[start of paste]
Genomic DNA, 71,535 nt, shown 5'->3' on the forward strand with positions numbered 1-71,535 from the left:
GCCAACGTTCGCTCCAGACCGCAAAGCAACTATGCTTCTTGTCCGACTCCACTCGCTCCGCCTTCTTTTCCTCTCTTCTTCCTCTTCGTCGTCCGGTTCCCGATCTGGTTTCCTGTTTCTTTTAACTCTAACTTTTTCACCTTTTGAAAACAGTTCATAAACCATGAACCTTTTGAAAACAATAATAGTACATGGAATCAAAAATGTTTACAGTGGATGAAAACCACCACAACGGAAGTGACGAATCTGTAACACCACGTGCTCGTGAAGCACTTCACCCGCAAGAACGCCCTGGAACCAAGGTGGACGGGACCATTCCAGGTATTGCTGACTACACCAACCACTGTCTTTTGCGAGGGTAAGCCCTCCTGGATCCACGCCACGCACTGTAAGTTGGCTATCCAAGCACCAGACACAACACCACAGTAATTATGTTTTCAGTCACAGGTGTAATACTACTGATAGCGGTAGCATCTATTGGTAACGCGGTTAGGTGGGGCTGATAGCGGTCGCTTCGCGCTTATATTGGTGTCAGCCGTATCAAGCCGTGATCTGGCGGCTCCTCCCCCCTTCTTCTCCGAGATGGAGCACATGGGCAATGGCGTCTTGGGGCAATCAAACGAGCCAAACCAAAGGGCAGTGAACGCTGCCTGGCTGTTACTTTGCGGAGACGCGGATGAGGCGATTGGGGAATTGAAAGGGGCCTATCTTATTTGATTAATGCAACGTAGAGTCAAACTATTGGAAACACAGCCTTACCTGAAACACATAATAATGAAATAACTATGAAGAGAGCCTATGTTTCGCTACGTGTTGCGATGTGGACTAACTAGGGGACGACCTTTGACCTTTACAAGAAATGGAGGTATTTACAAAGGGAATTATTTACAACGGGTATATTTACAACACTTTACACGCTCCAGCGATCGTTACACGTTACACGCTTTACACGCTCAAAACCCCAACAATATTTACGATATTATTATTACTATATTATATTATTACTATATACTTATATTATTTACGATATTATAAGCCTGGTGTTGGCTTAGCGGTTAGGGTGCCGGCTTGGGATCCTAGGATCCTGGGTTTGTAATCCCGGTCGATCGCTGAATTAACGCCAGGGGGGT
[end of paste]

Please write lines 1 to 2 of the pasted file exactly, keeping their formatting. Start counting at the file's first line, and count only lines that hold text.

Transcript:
Genomic DNA, 71,535 nt, shown 5'->3' on the forward strand with positions numbered 1-71,535 from the left:
GCCAACGTTCGCTCCAGACCGCAAAGCAACTATGCTTCTTGTCCGACTCCACTCGCTCCGCCTTCTTTTCCTCTCTTCTTCCTCTTCGTCGTCCGGTTCCCGATCTGGTTTCCTGTTTCTTTTAACTCTAACTTTTTCACCTTTTGAAAACAGTTCATAAACCATGAACCTTTTGAAAACAATAATAGTACATGGAATCAAAAATGTTTACAGTGGATGAAAACCACCACAACGGAAGTGACGAATCTGTAACACCACGTGCTCGTGAAGCACTTCACCCGCAAGAACGCCCTGGAACCAAGGTGGACGGGACCATTCCAGGTATTGCTGACTACACCAACCACTGTCTTTTGCGAGGGTAAGCCCTCCTGGATCCACGCCACGCACTGTAAGTTGGCTATCCAAGCACCAGACACAACACCACAGTAATTATGTTTTCAGTCACAGGTGTAATACTACTGATAGCGGTAGCATCTATTGGTAACGCGGTTAGGTGGGGCTGATAGCGGTCGCTTCGCGCTTATATTGGTGTCAGCCGTATCAAGCCGTGATCTGGCGGCTCCTCCCCCCTTCTTCTCCGAGATGGAGCACATGGGCAATGGCGTCTTGGGGCAATCAAACGAGCCAAACCAAAGGGCAGTGAACGCTGCCTGGCTGTTACTTTGCGGAGACGCGGATGAGGCGATTGGGGAATTGAAAGGGGCCTATCTTATTTGATTAATGCAACGTAGAGTCAAACTATTGGAAACACAGCCTTACCTGAAACACATAATAATGAAATAACTATGAAGAGAGCCTATGTTTCGCTACGTGTTGCGATGTGGACTAACTAGGGGACGACCTTTGACCTTTACAAGAAATGGAGGTATTTACAAAGGGAATTATTTACAACGGGTATATTTACAACACTTTACACGCTCCAGCGATCGTTACACGTTACACGCTTTACACGCTCAAAACCCCAACAATATTTACGATATTATTATTACTATATTATATTATTACTATATACTTATATTATTTACGATATTATAAGCCTGGTGTTGGCTTAGCGGTTAGGGTGCCGGCTTGGGATCCTAGGATCCTGGGTTTGTAATCCCGGTCGATCGCTGAATTAACGCCAGGGGGGT